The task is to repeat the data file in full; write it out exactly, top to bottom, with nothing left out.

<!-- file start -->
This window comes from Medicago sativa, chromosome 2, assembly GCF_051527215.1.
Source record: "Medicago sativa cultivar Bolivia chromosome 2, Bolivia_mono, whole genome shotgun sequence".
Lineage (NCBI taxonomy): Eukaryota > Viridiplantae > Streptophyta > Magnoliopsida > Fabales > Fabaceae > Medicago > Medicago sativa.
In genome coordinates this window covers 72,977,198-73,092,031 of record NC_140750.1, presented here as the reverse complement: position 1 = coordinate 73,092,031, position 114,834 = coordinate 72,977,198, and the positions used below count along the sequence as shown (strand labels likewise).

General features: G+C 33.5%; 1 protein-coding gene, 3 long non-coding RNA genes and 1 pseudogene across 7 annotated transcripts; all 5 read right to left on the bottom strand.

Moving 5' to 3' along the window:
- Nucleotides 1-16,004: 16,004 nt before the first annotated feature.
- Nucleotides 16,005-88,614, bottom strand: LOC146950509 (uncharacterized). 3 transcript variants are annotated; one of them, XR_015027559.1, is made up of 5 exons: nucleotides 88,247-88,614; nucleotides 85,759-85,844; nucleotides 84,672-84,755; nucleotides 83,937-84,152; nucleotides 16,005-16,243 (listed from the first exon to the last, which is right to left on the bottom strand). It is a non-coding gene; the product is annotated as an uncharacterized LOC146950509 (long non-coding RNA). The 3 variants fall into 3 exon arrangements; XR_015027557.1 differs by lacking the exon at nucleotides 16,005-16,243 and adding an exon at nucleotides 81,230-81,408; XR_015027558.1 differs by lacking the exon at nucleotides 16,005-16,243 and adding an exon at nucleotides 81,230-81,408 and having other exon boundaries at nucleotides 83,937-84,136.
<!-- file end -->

This window comes from Medicago sativa, chromosome 2, assembly GCF_051527215.1.
Source record: "Medicago sativa cultivar Bolivia chromosome 2, Bolivia_mono, whole genome shotgun sequence".
Lineage (NCBI taxonomy): Eukaryota > Viridiplantae > Streptophyta > Magnoliopsida > Fabales > Fabaceae > Medicago > Medicago sativa.
In genome coordinates this window covers 72,977,198-73,092,031 of record NC_140750.1, presented here as the reverse complement: position 1 = coordinate 73,092,031, position 114,834 = coordinate 72,977,198, and the positions used below count along the sequence as shown (strand labels likewise).

General features: G+C 33.5%; 1 protein-coding gene, 3 long non-coding RNA genes and 1 pseudogene across 7 annotated transcripts; all 5 read right to left on the bottom strand.

Moving 5' to 3' along the window:
- Nucleotides 1-16,004: 16,004 nt before the first annotated feature.
- Nucleotides 16,005-88,614, bottom strand: LOC146950509 (uncharacterized). 3 transcript variants are annotated; one of them, XR_015027559.1, is made up of 5 exons: nucleotides 88,247-88,614; nucleotides 85,759-85,844; nucleotides 84,672-84,755; nucleotides 83,937-84,152; nucleotides 16,005-16,243 (listed from the first exon to the last, which is right to left on the bottom strand). It is a non-coding gene; the product is annotated as an uncharacterized LOC146950509 (long non-coding RNA). The 3 variants fall into 3 exon arrangements; XR_015027557.1 differs by lacking the exon at nucleotides 16,005-16,243 and adding an exon at nucleotides 81,230-81,408; XR_015027558.1 differs by lacking the exon at nucleotides 16,005-16,243 and adding an exon at nucleotides 81,230-81,408 and having other exon boundaries at nucleotides 83,937-84,136.